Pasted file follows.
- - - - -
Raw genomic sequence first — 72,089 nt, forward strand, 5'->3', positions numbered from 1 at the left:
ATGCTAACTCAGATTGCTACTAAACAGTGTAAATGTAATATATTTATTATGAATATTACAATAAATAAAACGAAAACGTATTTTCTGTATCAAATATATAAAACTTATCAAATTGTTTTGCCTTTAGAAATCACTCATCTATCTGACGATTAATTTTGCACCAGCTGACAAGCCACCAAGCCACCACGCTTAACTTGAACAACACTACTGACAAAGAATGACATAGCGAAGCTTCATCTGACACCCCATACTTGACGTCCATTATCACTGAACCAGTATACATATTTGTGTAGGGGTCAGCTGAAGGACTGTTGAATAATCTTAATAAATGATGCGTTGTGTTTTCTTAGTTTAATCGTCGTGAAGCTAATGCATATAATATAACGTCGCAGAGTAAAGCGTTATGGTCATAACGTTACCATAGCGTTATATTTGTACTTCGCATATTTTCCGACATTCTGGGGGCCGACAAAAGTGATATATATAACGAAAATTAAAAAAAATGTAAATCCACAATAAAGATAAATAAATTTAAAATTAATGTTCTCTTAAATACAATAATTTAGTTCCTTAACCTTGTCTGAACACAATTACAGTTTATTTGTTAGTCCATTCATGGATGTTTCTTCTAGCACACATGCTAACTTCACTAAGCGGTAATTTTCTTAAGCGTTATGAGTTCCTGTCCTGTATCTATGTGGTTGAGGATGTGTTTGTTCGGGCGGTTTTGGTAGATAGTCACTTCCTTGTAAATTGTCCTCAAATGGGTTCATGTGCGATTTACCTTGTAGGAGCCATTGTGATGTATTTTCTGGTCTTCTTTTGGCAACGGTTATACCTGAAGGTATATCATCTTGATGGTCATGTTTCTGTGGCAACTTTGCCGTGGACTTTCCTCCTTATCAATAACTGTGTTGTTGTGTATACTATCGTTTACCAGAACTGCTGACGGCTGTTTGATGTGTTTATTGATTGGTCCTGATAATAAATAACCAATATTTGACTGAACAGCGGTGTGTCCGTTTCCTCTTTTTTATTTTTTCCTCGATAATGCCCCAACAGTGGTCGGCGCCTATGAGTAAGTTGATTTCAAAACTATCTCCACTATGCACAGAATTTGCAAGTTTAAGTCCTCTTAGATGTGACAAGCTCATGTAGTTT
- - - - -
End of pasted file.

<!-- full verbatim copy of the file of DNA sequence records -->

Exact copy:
Raw genomic sequence first — 72,089 nt, forward strand, 5'->3', positions numbered from 1 at the left:
ATGCTAACTCAGATTGCTACTAAACAGTGTAAATGTAATATATTTATTATGAATATTACAATAAATAAAACGAAAACGTATTTTCTGTATCAAATATATAAAACTTATCAAATTGTTTTGCCTTTAGAAATCACTCATCTATCTGACGATTAATTTTGCACCAGCTGACAAGCCACCAAGCCACCACGCTTAACTTGAACAACACTACTGACAAAGAATGACATAGCGAAGCTTCATCTGACACCCCATACTTGACGTCCATTATCACTGAACCAGTATACATATTTGTGTAGGGGTCAGCTGAAGGACTGTTGAATAATCTTAATAAATGATGCGTTGTGTTTTCTTAGTTTAATCGTCGTGAAGCTAATGCATATAATATAACGTCGCAGAGTAAAGCGTTATGGTCATAACGTTACCATAGCGTTATATTTGTACTTCGCATATTTTCCGACATTCTGGGGGCCGACAAAAGTGATATATATAACGAAAATTAAAAAAAATGTAAATCCACAATAAAGATAAATAAATTTAAAATTAATGTTCTCTTAAATACAATAATTTAGTTCCTTAACCTTGTCTGAACACAATTACAGTTTATTTGTTAGTCCATTCATGGATGTTTCTTCTAGCACACATGCTAACTTCACTAAGCGGTAATTTTCTTAAGCGTTATGAGTTCCTGTCCTGTATCTATGTGGTTGAGGATGTGTTTGTTCGGGCGGTTTTGGTAGATAGTCACTTCCTTGTAAATTGTCCTCAAATGGGTTCATGTGCGATTTACCTTGTAGGAGCCATTGTGATGTATTTTCTGGTCTTCTTTTGGCAACGGTTATACCTGAAGGTATATCATCTTGATGGTCATGTTTCTGTGGCAACTTTGCCGTGGACTTTCCTCCTTATCAATAACTGTGTTGTTGTGTATACTATCGTTTACCAGAACTGCTGACGGCTGTTTGATGTGTTTATTGATTGGTCCTGATAATAAATAACCAATATTTGACTGAACAGCGGTGTGTCCGTTTCCTCTTTTTTATTTTTTCCTCGATAATGCCCCAACAGTGGTCGGCGCCTATGAGTAAGTTGATTTCAAAACTATCTCCACTATGCACAGAATTTGCAAGTTTAAGTCCTCTTAGATGTGACAAGCTCATGTAGTTT